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. they have passed only 219 bills into law making it 100 bills behind the 104th congress who until now has been the most do-nothing of the do-nothing congress congresses. with this, it is no problem to predict the answer to howie mandel's question, no deal. soon to be ex-congressman jason altmeyer who is leaving the establishment. >> good to be here. >> can you tell us, since you are soon to leave that building why your colleagues cannot come to a deal on this issue? >> if you look at the political structure in washington, it is divided government and that is what american people vote for most of the time, and you have a house leadership in particular that has a conference that they represent that is almost evenly split between hard-line conservative tea party-type members and more pro business and anti-tax, and i would say more thoughtful members on issues like this, and then of course, the president sitting down at the other end of pennsylvania avenue, and on the senate, it looks like they are starting to work together better than we are in the house, and that is where the deal will be s
to the health care law is of course a tea party favorite and a favorite of social conservatives, but money and the backing of the clintons didn't do the trick for mccullough last time around. key question this time, which flawed candidate wins this race or supposedly flawed candidate? mccullough is hoping to break this curse. since 1976, the party that wins the presidency loses the state's gubernatorial election the next year. it's never wavered. 20 2001, after bush was elected, mark warner, he defeated a republican. 52% of the vote. in 2005, after bush's election, tim kaine beat jerry kilgore by six points. bob mcdonnell won in obama's first year in office. it would turn out to be 40%. the electorate likely to be a little whiter, older, more conservative than it was in virginia. will it be conservative enough to elect ken kutch anele. speaking of the campaign, if you're thinking of working on hillary's presidential campaign, you're supposed to send your resumf to terry mccullough. in new jersey, where the governor's race is all about one man, chris christie and 2016. he hopes to scare off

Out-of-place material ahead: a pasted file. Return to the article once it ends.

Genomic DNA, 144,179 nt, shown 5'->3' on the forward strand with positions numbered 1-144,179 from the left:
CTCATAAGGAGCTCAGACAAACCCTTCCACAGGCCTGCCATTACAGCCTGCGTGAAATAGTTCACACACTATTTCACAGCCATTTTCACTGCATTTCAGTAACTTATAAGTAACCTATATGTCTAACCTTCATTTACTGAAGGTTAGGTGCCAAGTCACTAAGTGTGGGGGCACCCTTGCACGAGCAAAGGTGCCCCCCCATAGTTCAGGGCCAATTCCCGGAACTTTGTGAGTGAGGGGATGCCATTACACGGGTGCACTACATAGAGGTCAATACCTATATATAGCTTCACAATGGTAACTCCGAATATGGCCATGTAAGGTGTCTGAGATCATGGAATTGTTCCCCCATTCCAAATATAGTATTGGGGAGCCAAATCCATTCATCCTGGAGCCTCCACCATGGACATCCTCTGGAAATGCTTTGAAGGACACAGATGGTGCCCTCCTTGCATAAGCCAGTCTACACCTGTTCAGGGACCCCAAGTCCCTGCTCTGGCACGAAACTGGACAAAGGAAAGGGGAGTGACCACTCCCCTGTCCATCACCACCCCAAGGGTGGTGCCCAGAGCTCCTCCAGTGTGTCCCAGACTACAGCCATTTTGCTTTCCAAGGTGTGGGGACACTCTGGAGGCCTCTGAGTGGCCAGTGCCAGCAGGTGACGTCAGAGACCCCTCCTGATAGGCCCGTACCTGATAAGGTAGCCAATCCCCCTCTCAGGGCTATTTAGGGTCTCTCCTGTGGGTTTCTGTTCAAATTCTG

shootings, a familiar american policy-making consensus called for federal gun-control laws. more precisely, they want congress to pass the ban on big, dramatic-looking assault-type weapons that existed from 1994 until the law sun-setted in 2004. government, for the past 80 years, or so, has seen its purpose as mainly to respond to society's failures the moment they occur or whenever they are imagined. adam lanza killed with guns so modern, policy-making logic posits that government must pass a law. whether that law will accomplish its goal is irrelevant. policy-making has become an activity that supports the genetic and financial needs of policymakers and their follower tribes. the community's role, we've lately learned, is to provide revenue. where are we going with that? >> i think he started off in a legitimate direction where he talked about how much of the legislation is done with deadlines and during lame-duck sessions. we're responsive as opposed to getting proactive. i get where he's coming from with respect to failures with the assault weapons ban in 1994. if you had a ban prior t
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